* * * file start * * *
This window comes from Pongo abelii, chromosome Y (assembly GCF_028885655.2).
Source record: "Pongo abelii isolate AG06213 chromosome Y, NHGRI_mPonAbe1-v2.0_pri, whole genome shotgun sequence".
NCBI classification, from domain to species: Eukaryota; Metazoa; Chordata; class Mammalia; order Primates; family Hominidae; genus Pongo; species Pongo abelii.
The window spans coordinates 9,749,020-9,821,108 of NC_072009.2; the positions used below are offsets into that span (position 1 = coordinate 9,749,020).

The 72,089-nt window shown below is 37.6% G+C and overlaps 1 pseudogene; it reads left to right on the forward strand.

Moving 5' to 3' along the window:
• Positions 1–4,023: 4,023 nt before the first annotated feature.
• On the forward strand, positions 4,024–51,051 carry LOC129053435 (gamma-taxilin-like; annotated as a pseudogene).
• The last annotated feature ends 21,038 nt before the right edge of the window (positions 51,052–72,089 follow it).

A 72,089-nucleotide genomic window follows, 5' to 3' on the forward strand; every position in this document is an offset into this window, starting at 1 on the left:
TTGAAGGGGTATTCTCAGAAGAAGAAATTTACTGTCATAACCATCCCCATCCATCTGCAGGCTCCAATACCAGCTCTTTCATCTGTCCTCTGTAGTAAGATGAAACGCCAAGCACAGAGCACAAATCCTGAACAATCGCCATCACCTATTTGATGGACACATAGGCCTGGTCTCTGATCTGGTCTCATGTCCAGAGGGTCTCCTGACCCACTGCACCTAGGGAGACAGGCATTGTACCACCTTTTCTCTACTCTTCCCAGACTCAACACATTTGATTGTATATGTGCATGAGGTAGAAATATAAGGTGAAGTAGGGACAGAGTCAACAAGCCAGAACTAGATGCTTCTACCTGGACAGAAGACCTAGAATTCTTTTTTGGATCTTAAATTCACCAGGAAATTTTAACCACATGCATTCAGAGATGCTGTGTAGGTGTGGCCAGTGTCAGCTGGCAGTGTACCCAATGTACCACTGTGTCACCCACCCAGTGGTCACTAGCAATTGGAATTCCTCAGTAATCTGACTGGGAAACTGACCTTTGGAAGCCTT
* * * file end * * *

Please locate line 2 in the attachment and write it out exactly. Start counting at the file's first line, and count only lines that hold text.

Source record: "Pongo abelii isolate AG06213 chromosome Y, NHGRI_mPonAbe1-v2.0_pri, whole genome shotgun sequence".